You know Mel Blanc, or at very least you’ve heard him as Warner Brothers’ golden voice who gave life to characters such as Bugs Bunny, Daffy Duck, Porky Pig, and Yosemite Sam for over sixty years. Blanc was an active motorhead in the Los Angeles car culture and owned some of Hollywood’s most iconic movie cars over the years. The collection was a joint passion with his son, who continued to maintain and enjoy the cars long after his father’s passing in 1989.
While in the Blancs’ collection, the Daytona spider reportedly was only driven three times a year, spending the rest of its time properly serviced and maintained in
their private garage. What a pampered life, being serviced by famed Modena Imports on LaBrea Avenue, repainted by the renowned Junior’s House of Color and
reupholstered by hot rodding legend Tony Nancy. It also appeared in a 1983 issue of ROAD & TRACK and displayed at the 1995 Rodeo Drive Concours in Beverly Hills.
Fast forward to 1997 where the car now belonged to a private collection in Southern California. During that time, it was regularly displayed at shows such as the Ferrari Club of America’s Annual Meet at Century Plaza in Los Angeles in 2002 and also at the Blackhawk Museum in 2005. It was also reunited with the Shelby 427 Cobra that was its co-star in THE GUMBALL RALLY, thirty years later for a feature article in the summer 2006 issue of MOTOR TREND CLASSIC.
From what I could tell, the Daytona remains very much as it appeared on screen and is in what I consider preservation condition, showing just under 15,000 actual miles. Aside from an unassuming yellow pin striping down the body, rectangular reflectors below the taillights and a white reverse light below the license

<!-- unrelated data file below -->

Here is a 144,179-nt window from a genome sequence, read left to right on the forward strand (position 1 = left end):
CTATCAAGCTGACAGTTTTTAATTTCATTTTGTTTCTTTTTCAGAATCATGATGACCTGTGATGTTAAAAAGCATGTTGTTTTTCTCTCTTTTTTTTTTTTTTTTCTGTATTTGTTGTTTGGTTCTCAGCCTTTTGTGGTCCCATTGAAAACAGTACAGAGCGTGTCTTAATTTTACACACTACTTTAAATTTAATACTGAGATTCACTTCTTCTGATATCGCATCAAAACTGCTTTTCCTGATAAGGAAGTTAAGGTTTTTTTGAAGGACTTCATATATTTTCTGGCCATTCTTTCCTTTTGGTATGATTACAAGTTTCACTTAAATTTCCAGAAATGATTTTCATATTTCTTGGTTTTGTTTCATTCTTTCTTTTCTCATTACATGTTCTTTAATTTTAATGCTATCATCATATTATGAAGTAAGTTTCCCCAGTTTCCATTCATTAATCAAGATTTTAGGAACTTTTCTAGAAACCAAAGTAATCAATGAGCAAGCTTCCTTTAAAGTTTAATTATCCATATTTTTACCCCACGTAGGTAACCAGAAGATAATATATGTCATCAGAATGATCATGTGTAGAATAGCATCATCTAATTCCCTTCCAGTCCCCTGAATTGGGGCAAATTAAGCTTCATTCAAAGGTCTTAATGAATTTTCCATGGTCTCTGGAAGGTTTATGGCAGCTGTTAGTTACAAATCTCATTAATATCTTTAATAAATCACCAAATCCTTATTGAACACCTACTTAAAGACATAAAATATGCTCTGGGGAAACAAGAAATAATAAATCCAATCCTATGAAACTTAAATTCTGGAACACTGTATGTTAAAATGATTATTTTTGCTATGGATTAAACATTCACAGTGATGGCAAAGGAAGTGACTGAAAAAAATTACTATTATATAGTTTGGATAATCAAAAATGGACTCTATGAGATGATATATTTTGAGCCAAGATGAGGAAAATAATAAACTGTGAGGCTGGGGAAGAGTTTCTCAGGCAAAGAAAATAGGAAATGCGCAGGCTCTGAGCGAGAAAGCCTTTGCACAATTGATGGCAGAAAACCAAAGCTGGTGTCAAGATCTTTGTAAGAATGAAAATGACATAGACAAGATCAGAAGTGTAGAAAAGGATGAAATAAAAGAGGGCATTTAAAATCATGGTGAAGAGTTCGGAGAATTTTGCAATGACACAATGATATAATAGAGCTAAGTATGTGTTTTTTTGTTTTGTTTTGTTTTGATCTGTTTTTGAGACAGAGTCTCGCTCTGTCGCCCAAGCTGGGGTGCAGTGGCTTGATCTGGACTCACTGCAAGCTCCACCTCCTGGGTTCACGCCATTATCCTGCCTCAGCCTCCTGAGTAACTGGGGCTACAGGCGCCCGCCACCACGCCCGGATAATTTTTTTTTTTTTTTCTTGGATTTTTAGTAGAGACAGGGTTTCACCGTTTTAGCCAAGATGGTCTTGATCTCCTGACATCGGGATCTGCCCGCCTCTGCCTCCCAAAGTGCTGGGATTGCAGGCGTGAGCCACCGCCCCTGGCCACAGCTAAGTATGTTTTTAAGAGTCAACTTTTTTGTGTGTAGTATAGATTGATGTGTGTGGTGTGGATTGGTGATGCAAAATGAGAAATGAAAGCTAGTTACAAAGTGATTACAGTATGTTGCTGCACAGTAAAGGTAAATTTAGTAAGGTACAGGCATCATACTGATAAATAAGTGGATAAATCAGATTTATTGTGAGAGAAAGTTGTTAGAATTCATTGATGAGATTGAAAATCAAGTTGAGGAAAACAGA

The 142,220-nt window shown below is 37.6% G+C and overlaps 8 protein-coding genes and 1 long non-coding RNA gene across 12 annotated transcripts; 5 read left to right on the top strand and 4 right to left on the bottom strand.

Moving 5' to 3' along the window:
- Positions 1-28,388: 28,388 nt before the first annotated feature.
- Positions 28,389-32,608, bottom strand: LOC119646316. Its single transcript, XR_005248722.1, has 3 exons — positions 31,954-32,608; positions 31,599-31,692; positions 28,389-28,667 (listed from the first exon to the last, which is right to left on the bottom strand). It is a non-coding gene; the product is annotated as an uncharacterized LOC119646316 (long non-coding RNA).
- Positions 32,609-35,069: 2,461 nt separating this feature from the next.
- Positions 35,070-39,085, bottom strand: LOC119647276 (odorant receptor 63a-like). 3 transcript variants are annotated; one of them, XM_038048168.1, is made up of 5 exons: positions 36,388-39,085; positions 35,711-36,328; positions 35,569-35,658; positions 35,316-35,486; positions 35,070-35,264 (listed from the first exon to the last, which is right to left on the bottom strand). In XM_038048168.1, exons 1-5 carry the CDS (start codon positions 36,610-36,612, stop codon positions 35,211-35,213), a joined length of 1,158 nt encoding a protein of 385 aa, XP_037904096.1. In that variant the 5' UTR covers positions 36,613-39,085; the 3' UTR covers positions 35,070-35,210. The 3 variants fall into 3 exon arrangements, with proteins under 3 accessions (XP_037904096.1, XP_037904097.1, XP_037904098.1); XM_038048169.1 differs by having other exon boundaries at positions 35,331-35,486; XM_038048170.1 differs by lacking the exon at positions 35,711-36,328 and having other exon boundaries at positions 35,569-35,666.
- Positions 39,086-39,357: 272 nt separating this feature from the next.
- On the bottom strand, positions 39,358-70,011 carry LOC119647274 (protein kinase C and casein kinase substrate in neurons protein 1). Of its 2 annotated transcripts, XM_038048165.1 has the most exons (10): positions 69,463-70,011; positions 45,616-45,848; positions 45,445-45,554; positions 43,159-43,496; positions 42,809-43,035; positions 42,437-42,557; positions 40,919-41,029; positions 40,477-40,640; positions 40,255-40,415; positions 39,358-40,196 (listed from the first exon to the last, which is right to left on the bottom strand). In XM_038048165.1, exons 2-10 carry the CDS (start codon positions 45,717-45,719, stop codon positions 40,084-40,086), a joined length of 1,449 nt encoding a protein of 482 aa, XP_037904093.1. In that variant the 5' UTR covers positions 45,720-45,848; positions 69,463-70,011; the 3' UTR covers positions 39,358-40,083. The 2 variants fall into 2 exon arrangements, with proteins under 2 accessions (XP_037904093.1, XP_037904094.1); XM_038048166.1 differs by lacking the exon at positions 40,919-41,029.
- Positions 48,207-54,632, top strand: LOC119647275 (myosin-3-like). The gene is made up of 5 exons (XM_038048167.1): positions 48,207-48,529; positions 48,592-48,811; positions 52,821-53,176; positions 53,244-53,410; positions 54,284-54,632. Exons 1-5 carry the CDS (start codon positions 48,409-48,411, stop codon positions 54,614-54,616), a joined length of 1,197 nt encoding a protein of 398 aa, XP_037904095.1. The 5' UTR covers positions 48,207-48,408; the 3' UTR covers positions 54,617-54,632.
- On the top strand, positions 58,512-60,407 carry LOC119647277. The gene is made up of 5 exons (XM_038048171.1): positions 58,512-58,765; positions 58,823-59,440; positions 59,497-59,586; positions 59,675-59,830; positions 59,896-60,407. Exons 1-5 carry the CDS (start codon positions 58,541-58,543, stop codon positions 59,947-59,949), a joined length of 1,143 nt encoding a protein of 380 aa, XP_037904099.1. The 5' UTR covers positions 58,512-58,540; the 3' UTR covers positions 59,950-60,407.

plate frame, this car is wonderfully honest and a solid piece of Southern California car culture.
It’s an overall aggressive looking car as well; strong from every angle with its stretched-out hood and wide hips. It sure pulls like a locomotive but, inside tight
curves, it’s fairly tame as you must us e heavy breaking to slow down this train. It’s loud in the cockpit from a combination of wind and air pushing down on the flanks. And then there’s the insanely beautiful roar of the engine as it starts to climb from ALL PHOTOGRAPHY OF 14829 BY PAWEL LITWINSKI PHOTOGRAPHY third gear on up.
The spirit of the drive had similar movie star undertones, minus snapping off the car’s rear view mirror and casually tossing it over our shoulders like Franco
had. However, the lighthearted vision and drive down the Pacific Coast Highway 1 was very much in line with core of the movie. Toss caution to the air, turn off
the white noise surrounding your daily grind and redirect your troubles into the machine beneath you. Down the coast we went, pushing it harder at each straighta-way. Smiles stretched wider than the seascapes below us, tensions released after each bridge we crossed. Racing no one but ourselves and not caring who the winner was. Further details of our rally are rather insignificant, but the fact we crossed the finish line is not. It’s a comfort to know the keys to the big-screen mentality are there awaiting the driver who dares. It’s not a risk… it’s a challenge.